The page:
NASA Is Approaching Asteroid Bennu, One of the Most 'Hazardous' Objects That Might Hit Earth

NASA's OSIRIS-REx space probe is closing in on the 1,600-foot-wide asteroid Bennu nearly two years after launching from Cape Canaveral, Florida.

Having travelled more than 1 billion miles, OSIRIS is now "just" 1.2 million miles away from the space rock and has begun its official approach. As it gets closer, the spacecraft will begin studying the asteroid.

Understanding more about Bennu—an ancient asteroid which has remained largely unchanged since it formed nearly 4.5 billion years ago—is important for several reasons, according to NASA.

"Where did we come from? What is our destiny?" the mission website states. "Asteroids, the leftover debris from the solar system formation process, can answer these questions and teach us about the history of the sun and planets."

Rock and dust on Bennu, for example, may provide insights into the early evolution of the Solar System, while it could also contain the molecular precursors that may have led to life on Earth.

Furthermore, Bennu is considered to be one of the most dangerous of the known "potentially hazardous" asteroids due to its relatively high (although still small) probability of colliding with the Earth late in the 22nd century. OSIRIS will study the asteroid's physical and chemical properties, which will be critical if a mission is required in the future to avoid an impact.

Finally, scientists are keen to find out if Bennu contains substances such as water, organics and precious metals. It is hoped that asteroids like it could one day be mined commercially or their resources harnessed to fuel further exploration of the solar system by robotic and manned spacecraft.

OSIRIS's official arrival at Bennu is scheduled for December 3 this year when the probe will transition to operating around the asteroid. During this time, it will conduct numerous observations, including mapping and imaging the rocky object and measuring how it moves through space.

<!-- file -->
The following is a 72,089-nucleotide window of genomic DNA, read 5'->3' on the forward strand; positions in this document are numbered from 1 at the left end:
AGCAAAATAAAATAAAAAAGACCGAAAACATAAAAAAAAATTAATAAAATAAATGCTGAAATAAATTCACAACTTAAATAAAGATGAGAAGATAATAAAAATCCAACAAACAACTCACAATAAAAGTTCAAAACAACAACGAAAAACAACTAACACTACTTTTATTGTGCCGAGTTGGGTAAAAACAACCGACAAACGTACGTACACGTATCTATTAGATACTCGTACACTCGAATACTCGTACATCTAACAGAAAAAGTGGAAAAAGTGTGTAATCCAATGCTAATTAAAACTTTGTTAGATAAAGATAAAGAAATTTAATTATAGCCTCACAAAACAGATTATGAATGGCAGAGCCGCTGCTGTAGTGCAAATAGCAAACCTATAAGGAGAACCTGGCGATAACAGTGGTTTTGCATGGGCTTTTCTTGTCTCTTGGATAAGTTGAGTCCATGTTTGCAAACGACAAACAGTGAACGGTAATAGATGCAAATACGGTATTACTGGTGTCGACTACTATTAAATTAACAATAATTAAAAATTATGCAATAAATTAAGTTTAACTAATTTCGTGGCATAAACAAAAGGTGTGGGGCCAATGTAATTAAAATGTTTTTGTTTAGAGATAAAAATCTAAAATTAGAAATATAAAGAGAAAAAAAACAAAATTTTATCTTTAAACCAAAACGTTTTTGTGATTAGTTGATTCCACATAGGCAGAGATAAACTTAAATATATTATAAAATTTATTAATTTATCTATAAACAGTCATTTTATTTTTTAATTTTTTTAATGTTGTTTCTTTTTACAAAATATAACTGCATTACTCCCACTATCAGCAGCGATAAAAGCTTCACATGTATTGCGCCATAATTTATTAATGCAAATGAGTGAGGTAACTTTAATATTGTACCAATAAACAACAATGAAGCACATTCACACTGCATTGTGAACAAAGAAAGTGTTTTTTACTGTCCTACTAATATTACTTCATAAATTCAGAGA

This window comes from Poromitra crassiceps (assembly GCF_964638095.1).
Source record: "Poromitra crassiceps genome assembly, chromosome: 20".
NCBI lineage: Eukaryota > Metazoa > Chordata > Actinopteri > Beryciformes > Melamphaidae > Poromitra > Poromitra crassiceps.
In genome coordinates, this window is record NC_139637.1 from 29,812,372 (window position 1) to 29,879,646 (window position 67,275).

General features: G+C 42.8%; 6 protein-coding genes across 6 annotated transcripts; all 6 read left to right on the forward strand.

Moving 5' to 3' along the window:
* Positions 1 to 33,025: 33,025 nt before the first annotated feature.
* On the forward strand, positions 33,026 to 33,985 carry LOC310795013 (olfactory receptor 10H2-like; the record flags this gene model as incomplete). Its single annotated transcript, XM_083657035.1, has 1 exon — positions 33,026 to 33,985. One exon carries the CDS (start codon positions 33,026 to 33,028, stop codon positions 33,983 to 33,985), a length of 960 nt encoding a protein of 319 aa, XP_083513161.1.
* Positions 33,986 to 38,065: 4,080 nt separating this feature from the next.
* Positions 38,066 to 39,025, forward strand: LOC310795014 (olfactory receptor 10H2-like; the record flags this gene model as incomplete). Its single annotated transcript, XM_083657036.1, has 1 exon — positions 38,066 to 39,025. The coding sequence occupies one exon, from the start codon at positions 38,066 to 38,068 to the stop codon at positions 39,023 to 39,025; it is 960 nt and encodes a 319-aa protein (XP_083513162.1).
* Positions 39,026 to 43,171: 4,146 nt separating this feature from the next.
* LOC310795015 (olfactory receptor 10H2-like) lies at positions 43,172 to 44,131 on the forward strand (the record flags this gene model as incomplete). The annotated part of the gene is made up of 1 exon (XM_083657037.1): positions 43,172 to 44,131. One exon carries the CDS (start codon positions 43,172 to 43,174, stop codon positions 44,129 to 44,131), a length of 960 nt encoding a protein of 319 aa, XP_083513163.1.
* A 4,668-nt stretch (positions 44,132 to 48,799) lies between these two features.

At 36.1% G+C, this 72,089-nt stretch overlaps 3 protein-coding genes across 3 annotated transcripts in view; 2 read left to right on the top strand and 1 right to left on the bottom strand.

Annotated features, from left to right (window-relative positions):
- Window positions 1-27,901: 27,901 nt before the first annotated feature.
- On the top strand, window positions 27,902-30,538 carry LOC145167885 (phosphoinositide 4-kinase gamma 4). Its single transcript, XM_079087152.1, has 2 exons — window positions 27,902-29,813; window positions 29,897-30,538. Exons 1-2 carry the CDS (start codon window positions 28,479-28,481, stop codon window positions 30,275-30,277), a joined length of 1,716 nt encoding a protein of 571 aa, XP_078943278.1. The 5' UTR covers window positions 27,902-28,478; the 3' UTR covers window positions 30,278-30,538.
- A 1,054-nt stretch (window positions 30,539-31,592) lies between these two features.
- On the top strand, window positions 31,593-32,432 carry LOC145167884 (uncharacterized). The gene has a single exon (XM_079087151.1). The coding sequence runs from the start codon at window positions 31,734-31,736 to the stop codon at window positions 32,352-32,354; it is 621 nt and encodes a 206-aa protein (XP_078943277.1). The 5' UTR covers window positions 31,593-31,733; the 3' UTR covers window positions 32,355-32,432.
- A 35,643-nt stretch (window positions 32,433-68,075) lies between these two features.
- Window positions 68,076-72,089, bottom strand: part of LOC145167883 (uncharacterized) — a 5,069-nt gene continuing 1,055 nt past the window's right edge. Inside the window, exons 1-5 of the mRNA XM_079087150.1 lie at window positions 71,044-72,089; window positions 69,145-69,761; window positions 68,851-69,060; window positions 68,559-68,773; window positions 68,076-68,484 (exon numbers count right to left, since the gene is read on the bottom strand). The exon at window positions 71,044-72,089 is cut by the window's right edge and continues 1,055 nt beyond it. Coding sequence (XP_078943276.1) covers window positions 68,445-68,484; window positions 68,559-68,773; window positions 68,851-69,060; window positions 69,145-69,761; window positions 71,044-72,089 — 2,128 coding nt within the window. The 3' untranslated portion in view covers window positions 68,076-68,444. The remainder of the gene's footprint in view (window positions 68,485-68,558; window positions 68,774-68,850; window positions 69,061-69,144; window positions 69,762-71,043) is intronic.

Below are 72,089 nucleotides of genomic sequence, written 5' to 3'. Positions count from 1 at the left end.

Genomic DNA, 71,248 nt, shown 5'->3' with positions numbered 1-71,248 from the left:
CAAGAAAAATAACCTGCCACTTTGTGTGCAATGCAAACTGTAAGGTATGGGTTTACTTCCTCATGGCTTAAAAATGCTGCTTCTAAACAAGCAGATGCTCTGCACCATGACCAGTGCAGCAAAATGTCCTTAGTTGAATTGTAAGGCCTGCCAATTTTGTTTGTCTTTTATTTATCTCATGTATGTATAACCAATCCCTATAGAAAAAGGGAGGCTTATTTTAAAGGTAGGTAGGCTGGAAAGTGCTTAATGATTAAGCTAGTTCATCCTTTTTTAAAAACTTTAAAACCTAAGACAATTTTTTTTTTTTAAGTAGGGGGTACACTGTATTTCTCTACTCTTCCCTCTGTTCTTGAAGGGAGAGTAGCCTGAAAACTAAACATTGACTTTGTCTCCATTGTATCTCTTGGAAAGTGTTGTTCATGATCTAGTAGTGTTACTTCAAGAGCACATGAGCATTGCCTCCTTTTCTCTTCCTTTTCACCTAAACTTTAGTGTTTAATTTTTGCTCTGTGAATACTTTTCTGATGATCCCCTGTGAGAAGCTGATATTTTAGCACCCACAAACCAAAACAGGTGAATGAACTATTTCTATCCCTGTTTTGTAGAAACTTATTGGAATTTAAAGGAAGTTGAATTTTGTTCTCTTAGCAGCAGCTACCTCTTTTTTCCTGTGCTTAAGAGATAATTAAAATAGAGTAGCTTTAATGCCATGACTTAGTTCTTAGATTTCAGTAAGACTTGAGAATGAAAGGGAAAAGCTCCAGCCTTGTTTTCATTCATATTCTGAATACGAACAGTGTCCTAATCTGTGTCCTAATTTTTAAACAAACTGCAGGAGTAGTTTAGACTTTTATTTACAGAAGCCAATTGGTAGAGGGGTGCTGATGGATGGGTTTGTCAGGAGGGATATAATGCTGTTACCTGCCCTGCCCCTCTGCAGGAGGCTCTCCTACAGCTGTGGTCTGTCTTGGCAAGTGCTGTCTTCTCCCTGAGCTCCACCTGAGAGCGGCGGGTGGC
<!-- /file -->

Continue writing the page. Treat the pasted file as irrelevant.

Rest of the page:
It will even touch the surface to scoop up a sample of material in a maneuver referred to as "Touch-And-Go (TAG)." This will be no easy feat, involving a series of delicate braking exercises that will enable OSIRIS to pull up alongside Bennu, which is travelling at average speeds of around 63,000 miles per hour.

Then, a robotic arm will be extended towards to surface, and the momentum of the probe's slow, downward trajectory will push against the asteroid's surface for just five seconds—just enough to obtain a sample which will be safely stowed away in a special capsule.

If all goes well, OSIRIS will slowly drift away from Bennu until its main thrusters are turned on again in March 2021 and it begins its long journey back to Earth.

Once it approaches home, the capsule will be dropped into Earth's atmosphere where it will fall to the surface, landing in the Utah desert in September 2023 to be recovered, and analysis of the sample will begin.

An accurate assessment of Bennu's probability of colliding with the Earth can only be made once scientists have more information on its movement. The current best estimates suggest there is a roughly 1 in 2,700 chance of an Earth impact in the 22nd century, although these odds are likely to change once more data comes in.

While this is obviously a very small chance, if the asteroid did strike the Earth, it would produce a blast equivalent in power to tens of thousands of atomic bombs. Aside from the massive destruction that would result from the initial impact, such a strike would alter the global climate—among other negative effects—leading to widespread crop failures that could threaten the survival of human civilization.

This is why NASA has unveiled plans to deflect or destroy the asteroid using nuclear warheads just in case Bennu's orbit around the Sun eventually puts it on a collision course with Earth.

Bennu is one of the largest of the so-called Near Earth Objects (NEOs) that could potentially threaten our planet. NEOs are any asteroid or comet whose orbits bring it into the inner solar system within about 121 million miles of the sun, and also within about 30 million miles of Earth's orbit.

OSIRIS-REx Spacecraft at Bennu. NASA Goddard Space Flight Center

If the orbit of a NEO at the time of its discovery is such that there is a (typically small) chance it will collide with Earth and cause significant damage, it is labeled "potentially hazardous," according to the Swinburne Astronomy Online Encyclopedia.

The asteroid, or other object, must have a minimum approach distance of less than 0.05 astronomical units or roughly 4.6 million miles to be classified as such.

In total, the number of known NEOs exceeds 18,000. Researchers have detected around 90 percent of those larger than a kilometer in size, none of which are predicted to collide with Earth. There are, however, thought to be many NEOs smaller than this that are currently unaccounted for.